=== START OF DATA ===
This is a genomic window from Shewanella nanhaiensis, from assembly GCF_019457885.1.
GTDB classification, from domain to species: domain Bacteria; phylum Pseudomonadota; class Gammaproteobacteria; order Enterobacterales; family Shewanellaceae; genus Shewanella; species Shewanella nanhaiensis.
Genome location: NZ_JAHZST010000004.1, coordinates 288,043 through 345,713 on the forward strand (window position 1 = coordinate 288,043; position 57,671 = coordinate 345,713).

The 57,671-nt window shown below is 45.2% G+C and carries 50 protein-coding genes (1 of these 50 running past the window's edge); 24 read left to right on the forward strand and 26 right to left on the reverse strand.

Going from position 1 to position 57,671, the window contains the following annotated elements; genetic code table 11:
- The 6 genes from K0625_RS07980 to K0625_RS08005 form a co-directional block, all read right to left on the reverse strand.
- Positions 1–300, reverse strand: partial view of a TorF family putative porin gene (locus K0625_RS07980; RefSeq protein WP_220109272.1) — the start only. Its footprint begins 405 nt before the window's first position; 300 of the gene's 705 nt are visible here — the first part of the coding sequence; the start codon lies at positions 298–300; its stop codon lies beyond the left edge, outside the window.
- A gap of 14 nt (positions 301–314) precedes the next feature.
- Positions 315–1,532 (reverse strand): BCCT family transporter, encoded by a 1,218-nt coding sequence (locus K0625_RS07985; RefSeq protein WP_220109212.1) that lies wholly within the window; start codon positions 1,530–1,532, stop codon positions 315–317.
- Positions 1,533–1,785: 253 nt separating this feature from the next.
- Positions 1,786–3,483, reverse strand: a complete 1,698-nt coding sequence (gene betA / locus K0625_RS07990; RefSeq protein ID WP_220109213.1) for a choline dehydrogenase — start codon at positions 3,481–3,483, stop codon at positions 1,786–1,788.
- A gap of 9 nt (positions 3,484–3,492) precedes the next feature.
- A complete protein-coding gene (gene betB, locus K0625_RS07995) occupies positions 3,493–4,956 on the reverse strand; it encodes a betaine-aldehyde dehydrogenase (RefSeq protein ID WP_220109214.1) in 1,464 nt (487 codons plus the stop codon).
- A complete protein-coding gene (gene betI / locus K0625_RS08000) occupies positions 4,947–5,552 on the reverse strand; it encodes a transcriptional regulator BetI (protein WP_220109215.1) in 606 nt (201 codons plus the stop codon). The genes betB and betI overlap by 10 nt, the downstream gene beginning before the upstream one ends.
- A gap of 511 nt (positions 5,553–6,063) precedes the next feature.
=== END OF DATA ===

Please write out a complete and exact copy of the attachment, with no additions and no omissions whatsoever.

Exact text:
This is a genomic window from Shewanella nanhaiensis, from assembly GCF_019457885.1.
GTDB classification, from domain to species: domain Bacteria; phylum Pseudomonadota; class Gammaproteobacteria; order Enterobacterales; family Shewanellaceae; genus Shewanella; species Shewanella nanhaiensis.
Genome location: NZ_JAHZST010000004.1, coordinates 288,043 through 345,713 on the forward strand (window position 1 = coordinate 288,043; position 57,671 = coordinate 345,713).

The 57,671-nt window shown below is 45.2% G+C and carries 50 protein-coding genes (1 of these 50 running past the window's edge); 24 read left to right on the forward strand and 26 right to left on the reverse strand.

Going from position 1 to position 57,671, the window contains the following annotated elements; genetic code table 11:
- The 6 genes from K0625_RS07980 to K0625_RS08005 form a co-directional block, all read right to left on the reverse strand.
- Positions 1–300, reverse strand: partial view of a TorF family putative porin gene (locus K0625_RS07980; RefSeq protein WP_220109272.1) — the start only. Its footprint begins 405 nt before the window's first position; 300 of the gene's 705 nt are visible here — the first part of the coding sequence; the start codon lies at positions 298–300; its stop codon lies beyond the left edge, outside the window.
- A gap of 14 nt (positions 301–314) precedes the next feature.
- Positions 315–1,532 (reverse strand): BCCT family transporter, encoded by a 1,218-nt coding sequence (locus K0625_RS07985; RefSeq protein WP_220109212.1) that lies wholly within the window; start codon positions 1,530–1,532, stop codon positions 315–317.
- Positions 1,533–1,785: 253 nt separating this feature from the next.
- Positions 1,786–3,483, reverse strand: a complete 1,698-nt coding sequence (gene betA / locus K0625_RS07990; RefSeq protein ID WP_220109213.1) for a choline dehydrogenase — start codon at positions 3,481–3,483, stop codon at positions 1,786–1,788.
- A gap of 9 nt (positions 3,484–3,492) precedes the next feature.
- A complete protein-coding gene (gene betB, locus K0625_RS07995) occupies positions 3,493–4,956 on the reverse strand; it encodes a betaine-aldehyde dehydrogenase (RefSeq protein ID WP_220109214.1) in 1,464 nt (487 codons plus the stop codon).
- A complete protein-coding gene (gene betI / locus K0625_RS08000) occupies positions 4,947–5,552 on the reverse strand; it encodes a transcriptional regulator BetI (protein WP_220109215.1) in 606 nt (201 codons plus the stop codon). The genes betB and betI overlap by 10 nt, the downstream gene beginning before the upstream one ends.
- A gap of 511 nt (positions 5,553–6,063) precedes the next feature.